Author Topic: Hardware vs software binning  (Read 1592 times)

Offline darrynl

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Hardware vs software binning
« on: 2016 May 04 06:53:49 »
Hi,

I am narrow band imaging faint objects with a SBIG STL-11000M using iTelescope. For each filter I'm doing 7 images of 10 minutes. Increasing the exposure time is not an option.

Binning seems to really help increase the signal. With this CCD is there any advantage to using hardware binning over software binning?

thanks in advance

Darryn

Offline gvanhau

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Re: Hardware vs software binning
« Reply #1 on: 2016 May 04 11:17:10 »
Hello
I'm no an expert on this, but as far as I know, there are two advantages in using HW binning vs Softw.

The first is that in Hw binning you only have once the readout noise, in softw binning you have the readout noise from each pixel you sum up.
The second advantage that you may have, is that fractions of ADU that are lost in soft binnin may be counted up by HW binning.

 
Geert
Geert Vanhauwaert

Offline mschuster

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Re: Hardware vs software binning
« Reply #2 on: 2016 May 04 17:15:18 »
Darryn,

You might try noise measurement using DarkBiasNoiseEstimator script. Capture two good unbinned bias frames and another two hardware binned bias frames. Run software binning on the unbinned frames to generate a third pair. Run the script on each pair, note the (detector) Temporal (Gaussian) noise value in DN, and convert to e- using the appropriate gain value.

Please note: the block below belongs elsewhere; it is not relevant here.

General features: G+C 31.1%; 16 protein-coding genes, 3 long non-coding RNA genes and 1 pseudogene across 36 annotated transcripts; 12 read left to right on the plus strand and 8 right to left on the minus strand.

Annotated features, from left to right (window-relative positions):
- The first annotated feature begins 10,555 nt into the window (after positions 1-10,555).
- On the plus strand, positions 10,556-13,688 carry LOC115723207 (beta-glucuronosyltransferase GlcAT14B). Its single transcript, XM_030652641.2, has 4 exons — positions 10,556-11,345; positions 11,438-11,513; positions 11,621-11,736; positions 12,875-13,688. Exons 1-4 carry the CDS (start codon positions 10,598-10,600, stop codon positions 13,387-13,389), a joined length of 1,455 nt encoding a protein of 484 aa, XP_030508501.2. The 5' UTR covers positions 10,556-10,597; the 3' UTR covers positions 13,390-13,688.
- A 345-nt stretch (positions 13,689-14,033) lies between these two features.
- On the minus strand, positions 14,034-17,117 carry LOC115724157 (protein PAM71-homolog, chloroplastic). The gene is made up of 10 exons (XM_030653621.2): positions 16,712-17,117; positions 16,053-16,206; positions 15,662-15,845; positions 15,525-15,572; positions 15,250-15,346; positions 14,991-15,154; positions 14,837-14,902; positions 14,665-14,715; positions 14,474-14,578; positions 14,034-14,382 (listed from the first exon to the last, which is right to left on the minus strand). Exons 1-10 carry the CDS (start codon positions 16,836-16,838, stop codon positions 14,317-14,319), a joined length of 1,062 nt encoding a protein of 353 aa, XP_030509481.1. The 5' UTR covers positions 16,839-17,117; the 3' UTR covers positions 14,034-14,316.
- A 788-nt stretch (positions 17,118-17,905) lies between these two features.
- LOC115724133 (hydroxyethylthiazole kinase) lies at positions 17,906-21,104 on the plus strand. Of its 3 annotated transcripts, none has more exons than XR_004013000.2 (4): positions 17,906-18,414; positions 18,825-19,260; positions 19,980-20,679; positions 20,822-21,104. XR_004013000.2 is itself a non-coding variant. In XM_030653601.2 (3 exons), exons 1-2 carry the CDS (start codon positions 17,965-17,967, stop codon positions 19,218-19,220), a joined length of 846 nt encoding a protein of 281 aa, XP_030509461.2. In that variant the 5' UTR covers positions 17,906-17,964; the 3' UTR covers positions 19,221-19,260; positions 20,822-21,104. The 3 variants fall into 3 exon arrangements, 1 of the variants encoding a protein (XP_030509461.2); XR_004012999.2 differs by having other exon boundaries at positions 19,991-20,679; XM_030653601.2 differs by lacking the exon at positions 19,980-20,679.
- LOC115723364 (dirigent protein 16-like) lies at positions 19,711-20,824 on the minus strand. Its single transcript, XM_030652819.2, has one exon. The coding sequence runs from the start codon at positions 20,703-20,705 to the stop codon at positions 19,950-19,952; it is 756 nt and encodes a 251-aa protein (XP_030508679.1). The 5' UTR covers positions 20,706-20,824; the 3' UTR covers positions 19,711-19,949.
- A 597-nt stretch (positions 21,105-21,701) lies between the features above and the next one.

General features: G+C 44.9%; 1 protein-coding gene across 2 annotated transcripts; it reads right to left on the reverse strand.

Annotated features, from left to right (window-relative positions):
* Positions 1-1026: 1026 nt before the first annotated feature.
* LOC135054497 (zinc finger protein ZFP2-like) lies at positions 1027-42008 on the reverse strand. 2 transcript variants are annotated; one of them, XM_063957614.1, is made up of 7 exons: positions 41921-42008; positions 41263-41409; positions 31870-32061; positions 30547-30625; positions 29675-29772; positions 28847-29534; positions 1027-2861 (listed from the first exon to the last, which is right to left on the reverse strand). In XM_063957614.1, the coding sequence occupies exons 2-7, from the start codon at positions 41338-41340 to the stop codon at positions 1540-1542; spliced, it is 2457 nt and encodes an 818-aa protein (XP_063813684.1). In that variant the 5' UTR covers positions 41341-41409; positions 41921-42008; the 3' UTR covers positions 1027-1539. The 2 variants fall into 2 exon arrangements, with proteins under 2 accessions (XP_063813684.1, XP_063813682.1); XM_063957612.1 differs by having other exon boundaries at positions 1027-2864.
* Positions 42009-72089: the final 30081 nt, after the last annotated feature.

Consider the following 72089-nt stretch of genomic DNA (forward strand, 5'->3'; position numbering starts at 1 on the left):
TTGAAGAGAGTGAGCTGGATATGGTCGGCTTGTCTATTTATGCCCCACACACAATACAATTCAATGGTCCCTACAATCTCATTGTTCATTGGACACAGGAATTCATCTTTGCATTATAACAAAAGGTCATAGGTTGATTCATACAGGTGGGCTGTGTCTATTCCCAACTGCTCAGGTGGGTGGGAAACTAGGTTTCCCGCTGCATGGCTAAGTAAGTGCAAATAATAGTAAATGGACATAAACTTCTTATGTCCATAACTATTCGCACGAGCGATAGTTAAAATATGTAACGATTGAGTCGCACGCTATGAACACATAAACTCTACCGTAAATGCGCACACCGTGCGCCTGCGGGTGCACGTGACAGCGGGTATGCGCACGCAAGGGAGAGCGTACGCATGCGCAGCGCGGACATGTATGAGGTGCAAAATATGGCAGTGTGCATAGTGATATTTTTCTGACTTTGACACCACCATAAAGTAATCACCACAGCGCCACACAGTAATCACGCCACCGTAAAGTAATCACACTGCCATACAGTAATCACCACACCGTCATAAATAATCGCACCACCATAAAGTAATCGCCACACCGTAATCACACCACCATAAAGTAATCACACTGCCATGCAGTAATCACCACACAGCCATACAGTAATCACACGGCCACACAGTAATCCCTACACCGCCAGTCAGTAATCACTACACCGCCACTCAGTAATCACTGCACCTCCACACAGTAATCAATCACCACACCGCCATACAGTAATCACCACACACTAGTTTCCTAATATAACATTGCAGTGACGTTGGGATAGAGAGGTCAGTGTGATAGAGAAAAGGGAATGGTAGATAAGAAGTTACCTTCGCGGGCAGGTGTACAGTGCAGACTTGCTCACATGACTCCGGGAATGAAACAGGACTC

On my detector (KAF-8300) I measure about 8, 12, and 16 e- Gaussian noise respectively on the three pairs (binning here is 2x2). Hardware binning has less noise than software binning, but not as low as unbinned.

On your relatively short exposure narrow band frames, detector noise likely dominates sky background noise. Assuming this is the case, with my detector, hardware binning gives a 16/12 or 4/3 factor improvement in dim target SNR over software binning.

Since detector noise also dominates dim target shot noise, it would take a 4/3 longer total exposure with software binning to equal the SNR of a hardware binning exposure.

Thanks,
Mike
« Last Edit: 2016 May 05 06:54:20 by mschuster »